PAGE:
Turning the tables - a teacher in Japan
As I complete this post, my former students in Hounslow are arriving for school. And I was, and will be, doing just the same at the time they should be, but probably aren't, going to sleep.
8.25 in the morning: I detach my bike from 'le fromage' (this blog needs to be read chronologically) and ride it down the hill. I chain it to the stand, say a few 'ohayo's and head up the stairs to the fourth floor.
Like my former students, I now have a school day comprising six fifty minute-periods. This is reduced to four on a Friday, although it's a fairly comparable schedule since I don't get PE of course.
My four teachers, all females (a concern here being the risk of acquiring a 'girly' Japanese accent) are dedicated and professional. As one would expect in Japan. Attendance records are taken and published, and those with a poor record are named and shamed on corridor walls as well as barred from moving on to the next class in the following quarter. Homework is set daily and it is anticipated that we should be putting in an evening shift of three hours per day. (In truth, I aim to exceed this and boost it with private study.) It is returned to us on the same or following day.
We start the morning with a 'quiz' (euphemism for a vocab test), for which the pass mark is effectively 90 %. (Students used to ask, before vocab tests, "does spelling count?". Sometimes, writing in hiragana and katakana, I wish it didn't.) All marks are entered on a database - sounds familiar to former colleagues? - and we are made to repeat the tests at home in the event of sub-standard performance.
I'm settling in, despite still making the (ahem) schoolboy errors of confusing my 'kyu's and 'jyu' and 'ni's and 'ji's, and already have a good friend in the class, Singaporean Rainbow-san, who is a benchmark / pacemaker both for her diligence and repertoire of kanji. (She is already in Kanji Class 2, whereas I knew precisely none on starting Kanji Class 1 only 3 days ago.) She's also one of those model, polite students that teachers are only too happy to help, and quite rightly too.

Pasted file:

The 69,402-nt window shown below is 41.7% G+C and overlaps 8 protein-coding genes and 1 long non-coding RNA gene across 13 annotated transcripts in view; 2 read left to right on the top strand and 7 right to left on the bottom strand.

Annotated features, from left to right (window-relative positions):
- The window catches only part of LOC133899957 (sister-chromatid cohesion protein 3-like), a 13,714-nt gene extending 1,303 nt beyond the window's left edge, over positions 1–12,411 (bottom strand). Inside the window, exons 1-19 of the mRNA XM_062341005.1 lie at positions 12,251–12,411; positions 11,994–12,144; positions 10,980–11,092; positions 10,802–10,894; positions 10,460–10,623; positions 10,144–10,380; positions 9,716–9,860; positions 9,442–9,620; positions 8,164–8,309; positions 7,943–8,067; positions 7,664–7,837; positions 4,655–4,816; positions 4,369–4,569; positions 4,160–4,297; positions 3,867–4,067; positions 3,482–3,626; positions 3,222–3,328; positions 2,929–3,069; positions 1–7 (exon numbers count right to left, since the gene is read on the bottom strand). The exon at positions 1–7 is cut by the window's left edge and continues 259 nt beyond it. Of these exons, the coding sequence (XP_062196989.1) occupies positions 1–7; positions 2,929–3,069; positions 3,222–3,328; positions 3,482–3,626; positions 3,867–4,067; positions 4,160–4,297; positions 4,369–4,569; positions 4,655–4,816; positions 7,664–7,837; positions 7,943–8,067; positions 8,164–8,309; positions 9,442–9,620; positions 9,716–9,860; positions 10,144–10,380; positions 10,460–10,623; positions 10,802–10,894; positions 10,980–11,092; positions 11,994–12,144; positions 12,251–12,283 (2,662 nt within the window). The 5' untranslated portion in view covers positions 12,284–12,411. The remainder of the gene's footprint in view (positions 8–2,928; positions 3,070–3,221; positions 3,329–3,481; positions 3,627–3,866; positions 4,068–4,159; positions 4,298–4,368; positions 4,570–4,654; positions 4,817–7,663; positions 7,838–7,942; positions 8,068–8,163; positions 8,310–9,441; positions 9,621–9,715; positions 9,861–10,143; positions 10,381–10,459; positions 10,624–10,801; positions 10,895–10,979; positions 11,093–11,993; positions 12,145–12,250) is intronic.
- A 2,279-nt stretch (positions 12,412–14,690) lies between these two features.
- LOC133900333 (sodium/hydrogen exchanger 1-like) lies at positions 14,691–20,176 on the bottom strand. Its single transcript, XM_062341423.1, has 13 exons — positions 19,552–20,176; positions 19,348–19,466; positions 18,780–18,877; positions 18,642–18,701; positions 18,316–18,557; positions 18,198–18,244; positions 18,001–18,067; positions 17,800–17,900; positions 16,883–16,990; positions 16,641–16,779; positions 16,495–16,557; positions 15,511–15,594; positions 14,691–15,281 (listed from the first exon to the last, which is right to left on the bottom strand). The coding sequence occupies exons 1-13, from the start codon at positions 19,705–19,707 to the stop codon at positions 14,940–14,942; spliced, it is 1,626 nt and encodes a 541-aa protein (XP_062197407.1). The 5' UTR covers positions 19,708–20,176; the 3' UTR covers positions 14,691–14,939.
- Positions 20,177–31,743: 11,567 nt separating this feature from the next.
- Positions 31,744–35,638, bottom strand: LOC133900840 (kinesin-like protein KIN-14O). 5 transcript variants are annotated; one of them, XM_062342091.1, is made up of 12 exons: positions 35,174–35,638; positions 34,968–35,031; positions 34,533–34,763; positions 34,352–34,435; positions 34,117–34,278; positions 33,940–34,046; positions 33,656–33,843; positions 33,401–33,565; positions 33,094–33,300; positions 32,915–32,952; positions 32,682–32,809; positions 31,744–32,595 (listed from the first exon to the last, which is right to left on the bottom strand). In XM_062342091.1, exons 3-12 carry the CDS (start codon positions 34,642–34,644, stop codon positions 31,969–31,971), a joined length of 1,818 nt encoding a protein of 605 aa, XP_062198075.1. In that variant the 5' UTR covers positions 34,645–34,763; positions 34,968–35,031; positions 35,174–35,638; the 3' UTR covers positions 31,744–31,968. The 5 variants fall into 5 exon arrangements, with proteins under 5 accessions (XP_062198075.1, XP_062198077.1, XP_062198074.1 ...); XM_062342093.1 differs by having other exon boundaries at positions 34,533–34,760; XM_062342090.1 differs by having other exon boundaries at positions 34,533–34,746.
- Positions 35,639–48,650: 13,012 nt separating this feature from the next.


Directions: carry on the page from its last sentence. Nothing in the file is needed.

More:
A typical day begins with a three period morning, with 10-minute breaks inbetween. A visit to the toilet can be a risky business when the door to the corridor is open, since the urinals are built to Japanese heights, so I lean well forward... (On a similar note, back ache must be a cultural hazard here, as sinks and showers typically pose the same problem for 6-footers.)
There are three more lessons in the afternoon, the penultimate one being an 'elective'. Kanji is on Mondays and Wednesdays: working through the penstrokes relaxes me, although the class is extremely challenging since many of my classmates are already relatively far advanced. This is followed by a private lesson with one of two very obliging and encouraging teachers. Again, female. (In fact, there seems to be only one male teacher in the whole school.) The latter set as much additional homework as I want, and it's for me to dictate the content and pace. So far we have spent time conversing and consolidating work from the textbook; we also go over some of the kanji, which is where I'm really looking for an 'acceleration' in my learning. Not everyone does these private lessons, which cost a premium but - I felt (time being money) - are worth it.
Japanese lunch is a joy. No indigestible, soporific sandwiches. We sit in the cold common room and listen to Kanada-jin P-san's cosplay stories / fantasies, and the North American girls' tales of visits to Nagoya cat cafes etc.. Hhm, where was I? (P-san has provided the most amusing moment of lessons so far when he consistently mispronounced one of the textbook characters' names as 'Tampon' rather than 'Tawapon'. There were a few hands over mouths yet mutual acknowledgement of this amusing slip only followed over lunch. The teacher respectfully passed no comment. I'm not sure that I would have shown the same degree of self-restraint.)